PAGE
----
Wednesday, November 7, 2012

Former IMF deputy director: fundamental error at the outset means crisis continues to fester

In her Guardian column, Susan Schadler, former IMF European Department deputy director, observed that pursuing the Japanese Model for handling a bank solvency led financial crisis was the wrong choice.  Instead, the Swedish Model should have been pursued.

Regular readers know that under the Japanese Model bank book capital and banker bonuses are protected at all costs.  The burden of the excess debt is placed on the real economy and the result is a Japan-style slump.

Under the Swedish Model, banks are required to recognize upfront the losses on the excess debt in the financial system.  As a result, the real economy is protected.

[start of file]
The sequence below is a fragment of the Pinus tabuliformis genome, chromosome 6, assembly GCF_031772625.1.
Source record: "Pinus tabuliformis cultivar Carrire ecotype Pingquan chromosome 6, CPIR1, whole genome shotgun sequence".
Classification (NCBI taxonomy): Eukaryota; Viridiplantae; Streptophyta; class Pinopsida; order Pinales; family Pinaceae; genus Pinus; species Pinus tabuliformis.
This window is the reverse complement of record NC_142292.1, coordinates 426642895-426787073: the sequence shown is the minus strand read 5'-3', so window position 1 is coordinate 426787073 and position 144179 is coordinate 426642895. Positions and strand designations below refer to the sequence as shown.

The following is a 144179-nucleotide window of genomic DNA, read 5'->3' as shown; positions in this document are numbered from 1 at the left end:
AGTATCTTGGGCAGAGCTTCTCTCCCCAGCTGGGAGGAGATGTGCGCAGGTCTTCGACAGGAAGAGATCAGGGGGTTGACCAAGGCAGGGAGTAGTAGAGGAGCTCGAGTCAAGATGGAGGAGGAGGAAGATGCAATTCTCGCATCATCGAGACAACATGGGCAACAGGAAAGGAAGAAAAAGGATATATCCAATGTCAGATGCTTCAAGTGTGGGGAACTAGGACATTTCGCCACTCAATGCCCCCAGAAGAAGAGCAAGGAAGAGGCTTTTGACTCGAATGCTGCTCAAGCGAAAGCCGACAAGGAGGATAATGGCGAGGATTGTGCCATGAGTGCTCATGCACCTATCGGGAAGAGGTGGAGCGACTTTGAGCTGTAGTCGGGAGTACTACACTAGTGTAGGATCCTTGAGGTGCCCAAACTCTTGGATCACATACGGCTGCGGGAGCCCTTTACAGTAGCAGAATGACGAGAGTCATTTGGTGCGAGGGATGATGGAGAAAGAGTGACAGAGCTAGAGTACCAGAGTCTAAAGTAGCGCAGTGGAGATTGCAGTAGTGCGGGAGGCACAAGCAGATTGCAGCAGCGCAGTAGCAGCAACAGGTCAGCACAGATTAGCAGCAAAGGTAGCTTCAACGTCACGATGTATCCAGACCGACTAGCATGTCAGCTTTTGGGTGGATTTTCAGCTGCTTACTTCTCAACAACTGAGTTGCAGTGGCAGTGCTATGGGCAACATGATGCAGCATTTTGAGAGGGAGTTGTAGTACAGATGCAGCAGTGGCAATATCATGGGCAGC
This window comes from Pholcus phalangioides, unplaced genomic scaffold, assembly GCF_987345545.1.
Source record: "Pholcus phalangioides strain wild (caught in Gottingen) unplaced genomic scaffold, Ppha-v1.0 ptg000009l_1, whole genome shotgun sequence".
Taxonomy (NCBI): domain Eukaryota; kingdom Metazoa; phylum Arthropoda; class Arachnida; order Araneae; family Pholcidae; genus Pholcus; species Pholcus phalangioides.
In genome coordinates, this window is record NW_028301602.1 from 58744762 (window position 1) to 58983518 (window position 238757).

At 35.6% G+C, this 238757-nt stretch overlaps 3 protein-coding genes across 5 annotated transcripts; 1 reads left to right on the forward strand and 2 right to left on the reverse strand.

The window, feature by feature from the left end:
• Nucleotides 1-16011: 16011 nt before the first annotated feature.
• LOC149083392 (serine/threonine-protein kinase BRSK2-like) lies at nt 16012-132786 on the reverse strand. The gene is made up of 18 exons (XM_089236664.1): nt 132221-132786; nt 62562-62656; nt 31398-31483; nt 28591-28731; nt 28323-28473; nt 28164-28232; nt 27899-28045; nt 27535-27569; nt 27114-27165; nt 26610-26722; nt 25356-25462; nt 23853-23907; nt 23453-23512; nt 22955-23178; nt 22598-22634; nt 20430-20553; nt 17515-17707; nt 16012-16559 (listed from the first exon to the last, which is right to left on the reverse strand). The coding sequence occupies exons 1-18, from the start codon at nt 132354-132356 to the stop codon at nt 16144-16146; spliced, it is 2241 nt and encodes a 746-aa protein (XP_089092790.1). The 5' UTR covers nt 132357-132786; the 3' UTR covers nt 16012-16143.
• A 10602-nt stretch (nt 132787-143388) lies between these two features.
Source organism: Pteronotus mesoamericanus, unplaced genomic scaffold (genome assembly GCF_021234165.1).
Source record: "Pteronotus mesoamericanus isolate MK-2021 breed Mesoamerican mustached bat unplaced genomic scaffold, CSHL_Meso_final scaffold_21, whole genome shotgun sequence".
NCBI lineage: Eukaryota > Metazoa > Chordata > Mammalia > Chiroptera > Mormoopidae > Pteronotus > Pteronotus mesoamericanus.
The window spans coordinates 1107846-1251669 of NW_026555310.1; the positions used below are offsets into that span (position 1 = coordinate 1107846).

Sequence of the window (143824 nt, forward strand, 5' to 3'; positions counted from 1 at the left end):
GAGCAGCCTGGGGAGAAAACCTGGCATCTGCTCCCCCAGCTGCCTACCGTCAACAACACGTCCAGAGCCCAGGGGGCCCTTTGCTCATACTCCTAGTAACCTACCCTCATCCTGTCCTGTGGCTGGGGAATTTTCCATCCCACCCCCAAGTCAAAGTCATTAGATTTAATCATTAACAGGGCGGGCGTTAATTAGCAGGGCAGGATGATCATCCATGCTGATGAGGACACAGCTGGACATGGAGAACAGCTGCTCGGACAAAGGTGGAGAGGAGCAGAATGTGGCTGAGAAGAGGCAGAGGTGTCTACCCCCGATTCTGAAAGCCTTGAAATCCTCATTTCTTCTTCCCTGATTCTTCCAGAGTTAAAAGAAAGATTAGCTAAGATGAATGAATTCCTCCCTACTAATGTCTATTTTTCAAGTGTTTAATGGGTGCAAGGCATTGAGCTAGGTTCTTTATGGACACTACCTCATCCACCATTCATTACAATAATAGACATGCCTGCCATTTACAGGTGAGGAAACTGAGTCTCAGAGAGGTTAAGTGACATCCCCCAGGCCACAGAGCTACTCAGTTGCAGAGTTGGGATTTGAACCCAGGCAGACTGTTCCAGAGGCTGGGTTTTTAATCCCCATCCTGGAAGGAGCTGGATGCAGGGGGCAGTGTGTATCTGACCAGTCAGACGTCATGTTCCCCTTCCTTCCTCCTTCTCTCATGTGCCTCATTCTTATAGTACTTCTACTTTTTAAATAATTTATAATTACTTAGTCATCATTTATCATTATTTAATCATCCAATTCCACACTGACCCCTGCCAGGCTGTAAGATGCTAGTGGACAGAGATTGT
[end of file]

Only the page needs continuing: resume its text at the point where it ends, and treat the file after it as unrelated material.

Europe's crisis continues to fester. In large part this is due to a fundamental strategic error at the outset – the failure to restructure the debt of banks and governments.
Please re-read the highlighted text as Ms. Schadler is explicitly asking why the Swedish Model was not adopted and saying that had it been adopted the crisis would be over.

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